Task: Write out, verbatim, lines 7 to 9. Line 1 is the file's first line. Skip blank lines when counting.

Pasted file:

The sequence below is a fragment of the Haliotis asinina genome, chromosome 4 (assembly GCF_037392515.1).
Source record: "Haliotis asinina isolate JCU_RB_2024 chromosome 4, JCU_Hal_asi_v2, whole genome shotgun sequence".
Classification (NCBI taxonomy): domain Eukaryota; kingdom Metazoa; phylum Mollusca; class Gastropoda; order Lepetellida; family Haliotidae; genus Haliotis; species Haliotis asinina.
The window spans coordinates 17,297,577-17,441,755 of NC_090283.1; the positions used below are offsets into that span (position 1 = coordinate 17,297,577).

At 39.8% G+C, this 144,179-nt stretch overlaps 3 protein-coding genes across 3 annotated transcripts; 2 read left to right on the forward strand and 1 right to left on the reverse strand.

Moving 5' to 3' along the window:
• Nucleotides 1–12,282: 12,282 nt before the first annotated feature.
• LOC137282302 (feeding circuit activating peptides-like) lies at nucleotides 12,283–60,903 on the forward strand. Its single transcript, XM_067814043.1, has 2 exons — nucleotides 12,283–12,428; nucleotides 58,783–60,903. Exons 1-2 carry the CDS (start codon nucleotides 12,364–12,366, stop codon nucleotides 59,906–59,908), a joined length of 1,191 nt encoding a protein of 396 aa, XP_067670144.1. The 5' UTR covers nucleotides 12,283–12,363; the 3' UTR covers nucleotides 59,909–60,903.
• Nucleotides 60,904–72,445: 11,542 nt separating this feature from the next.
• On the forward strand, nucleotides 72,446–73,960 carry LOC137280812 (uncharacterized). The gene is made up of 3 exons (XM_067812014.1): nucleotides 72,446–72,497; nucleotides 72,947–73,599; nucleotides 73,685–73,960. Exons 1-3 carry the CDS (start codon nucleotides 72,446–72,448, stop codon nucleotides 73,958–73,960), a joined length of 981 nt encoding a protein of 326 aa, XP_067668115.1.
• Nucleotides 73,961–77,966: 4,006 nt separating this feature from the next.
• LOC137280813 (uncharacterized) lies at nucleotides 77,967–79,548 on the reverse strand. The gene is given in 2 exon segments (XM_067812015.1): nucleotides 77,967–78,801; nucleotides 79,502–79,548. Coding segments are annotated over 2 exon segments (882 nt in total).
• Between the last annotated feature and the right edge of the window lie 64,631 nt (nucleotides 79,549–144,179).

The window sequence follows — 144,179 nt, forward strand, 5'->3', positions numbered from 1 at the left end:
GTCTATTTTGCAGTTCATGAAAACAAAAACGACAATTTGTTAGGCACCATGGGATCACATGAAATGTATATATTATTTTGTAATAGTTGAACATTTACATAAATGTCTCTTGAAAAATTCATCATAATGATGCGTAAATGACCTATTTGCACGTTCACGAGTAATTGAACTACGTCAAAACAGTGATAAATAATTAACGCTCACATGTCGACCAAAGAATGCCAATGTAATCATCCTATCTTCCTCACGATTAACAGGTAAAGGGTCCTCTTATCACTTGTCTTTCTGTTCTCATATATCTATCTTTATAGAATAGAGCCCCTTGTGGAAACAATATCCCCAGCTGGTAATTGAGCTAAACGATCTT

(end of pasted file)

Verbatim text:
• Nucleotides 1–12,282: 12,282 nt before the first annotated feature.
• LOC137282302 (feeding circuit activating peptides-like) lies at nucleotides 12,283–60,903 on the forward strand. Its single transcript, XM_067814043.1, has 2 exons — nucleotides 12,283–12,428; nucleotides 58,783–60,903. Exons 1-2 carry the CDS (start codon nucleotides 12,364–12,366, stop codon nucleotides 59,906–59,908), a joined length of 1,191 nt encoding a protein of 396 aa, XP_067670144.1. The 5' UTR covers nucleotides 12,283–12,363; the 3' UTR covers nucleotides 59,909–60,903.
• Nucleotides 60,904–72,445: 11,542 nt separating this feature from the next.